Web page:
11.5 Specific Canadian features highlighted in this Outlook


Building on the overview presented in the previous sections and in Table 11-1, comparisons can be made with the results presented in Part 2 of this Outlook. In the building sector, the four reports overviewed in this Chapter point to a similarly drastic increase in the role of heat pumps, although the UK and the EU have more district heating, which is virtually absent outside the commercial sector in the results for Canada. In particular, the CEO2021 findings show no role for hydrogen in boilers that would be used for district heating. While this is an important technology and distribution option for low-carbon space heating, this difference should not be overstated as possibilities for district heating largely depend on local conditions and existing infrastructure, the latter of which is virtually absent in Canada, increasing the technology’s cost. A similar point can be made about the lower rate of heat pumps in the UK since the size of many residential dwellings limits the use of this technology, as discussed in the report.

In the transport sector, most reports insist on sales mandates for EVs. Moreover, all underscore the complexities and technological uncertainties in decarbonizing heavy transport and aviation in particular, as this Outlook does as well. Across all five reports, a similar list of technologies for heavy transport is considered, including catenary lines and hydrogen, which will require decisions for infrastructure. In other words, results for this particular segment of transportation should be treated with care as the variety in the technological mix may be reduced in practice if governments and private sectors make specific choices about which infrastructure to build. 

Given the eclectic profiles of industry (outside of energy production) across the five regions covered in these reports, it is difficult to draw firm conclusions when comparing CEO2021 with the other four. Most reports insist on decarbonization of key sectors like cement and steel production, and all pay special attention to the importance of heat needs of various intensities, as does the CEO2021. As Chapter 13 points out, the variety of energy and heat needs across industrial sectors leads to a combination of different strategies that can be considered to reduce emissions, not only fuel switching, but also technological innovation, CCS, and production cuts.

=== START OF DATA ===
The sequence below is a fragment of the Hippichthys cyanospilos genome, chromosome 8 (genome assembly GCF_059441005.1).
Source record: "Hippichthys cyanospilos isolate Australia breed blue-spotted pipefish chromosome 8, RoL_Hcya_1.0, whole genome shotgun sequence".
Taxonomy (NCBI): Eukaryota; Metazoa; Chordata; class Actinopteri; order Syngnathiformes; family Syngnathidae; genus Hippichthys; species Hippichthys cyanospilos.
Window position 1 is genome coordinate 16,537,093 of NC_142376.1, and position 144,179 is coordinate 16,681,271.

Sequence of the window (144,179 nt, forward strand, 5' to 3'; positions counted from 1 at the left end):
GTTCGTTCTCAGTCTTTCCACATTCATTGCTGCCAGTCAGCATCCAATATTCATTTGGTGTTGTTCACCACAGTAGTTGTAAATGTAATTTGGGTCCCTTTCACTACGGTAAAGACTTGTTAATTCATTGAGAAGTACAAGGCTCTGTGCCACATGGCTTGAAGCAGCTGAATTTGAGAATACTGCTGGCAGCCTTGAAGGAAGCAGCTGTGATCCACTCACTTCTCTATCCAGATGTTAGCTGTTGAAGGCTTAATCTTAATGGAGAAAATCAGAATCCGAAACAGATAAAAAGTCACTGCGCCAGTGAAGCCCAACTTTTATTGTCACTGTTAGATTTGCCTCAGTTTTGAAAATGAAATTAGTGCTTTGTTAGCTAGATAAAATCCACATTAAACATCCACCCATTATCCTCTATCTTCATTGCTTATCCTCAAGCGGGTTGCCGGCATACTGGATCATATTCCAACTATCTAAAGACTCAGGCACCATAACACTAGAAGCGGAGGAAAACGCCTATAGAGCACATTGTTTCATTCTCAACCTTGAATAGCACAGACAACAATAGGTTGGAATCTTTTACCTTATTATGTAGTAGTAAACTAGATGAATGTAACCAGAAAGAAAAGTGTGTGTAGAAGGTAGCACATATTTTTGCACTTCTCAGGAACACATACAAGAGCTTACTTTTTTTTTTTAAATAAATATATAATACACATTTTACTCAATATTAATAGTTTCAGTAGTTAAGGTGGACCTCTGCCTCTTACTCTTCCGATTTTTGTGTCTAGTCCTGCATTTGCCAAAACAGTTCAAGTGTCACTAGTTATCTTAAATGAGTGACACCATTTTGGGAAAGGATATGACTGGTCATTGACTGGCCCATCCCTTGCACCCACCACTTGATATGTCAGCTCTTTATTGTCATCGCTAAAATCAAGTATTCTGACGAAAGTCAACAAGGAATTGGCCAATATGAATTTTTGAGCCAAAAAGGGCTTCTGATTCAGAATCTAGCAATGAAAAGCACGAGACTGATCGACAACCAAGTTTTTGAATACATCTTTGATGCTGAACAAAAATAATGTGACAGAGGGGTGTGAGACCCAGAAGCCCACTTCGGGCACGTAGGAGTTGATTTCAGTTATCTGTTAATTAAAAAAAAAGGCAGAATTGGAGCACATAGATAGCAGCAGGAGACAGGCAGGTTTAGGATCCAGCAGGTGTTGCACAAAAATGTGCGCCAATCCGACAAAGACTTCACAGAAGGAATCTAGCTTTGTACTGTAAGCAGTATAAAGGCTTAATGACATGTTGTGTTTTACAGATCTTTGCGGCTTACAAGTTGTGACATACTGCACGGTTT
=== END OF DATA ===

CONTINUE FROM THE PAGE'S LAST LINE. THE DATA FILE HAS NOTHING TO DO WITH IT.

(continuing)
The discussion over energy production, which is a major topic of interest in Canada’s situation given its importance in respect of both emissions and the economy, varies significantly across reports. Part of this is due to variations in the structure of the sector; France, for instance, has virtually no oil and gas production, while the situation is quite different for Canada and the United States, which leads to a different role for the sector to play in efforts toward net-zero. Although the US report presents a significant interval of production cuts depending on scenarios (cuts as small as 25% and up to 85% for oil, and between 25% and 90% for natural gas), the smaller end of these intervals seems much more limited compared to results in this Outlook’s NZ scenarios. Another important difference is the pace: even in US scenarios where production cuts are largest, most of these reductions happen after 2035, while NZ scenarios decarbonize this sector much quicker by dramatically decreasing productions in the next decade. To a large extent, the main reason for this is simply that the Canadian energy sector has fewer low-hanging fruit elsewhere in the economy, while other sectors in the US (power production in particular) offer the opportunity to obtain very large GHG reductions at a cheaper cost. Notably, over 500 coal powerplants are shut down in the US by 2030 in the scenarios covered.

Like the CEO2021, the four other reports extensively discuss the role of biomass, and the more specific case of BECCS, in helping reach net-zero emissions. Chapter 9 of this Outlook gives special attention to the role of biomass availability as all available biomass is used in the NZ scenarios. This comes closest to similar discussions in the US and FR: the former uses variables in scenarios to account for an expansion of biomass should land management techniques help increase the available quantity, and the latter similarly discusses the importance of the careful management of feedstock to maximize its contribution. 

The link with BECCS is direct: in the US, for instance, almost all additional biomass is used for BECCS (notably for hydrogen production), a result similar to the sensitivity analysis of biomass availability in Chapter 9 of this Outlook. However, the EU and the CEO2021 provide different results on what BECCS is primarily used for as the EU sees a greater role for BECCS in industry (other than hydrogen production), notably in cement.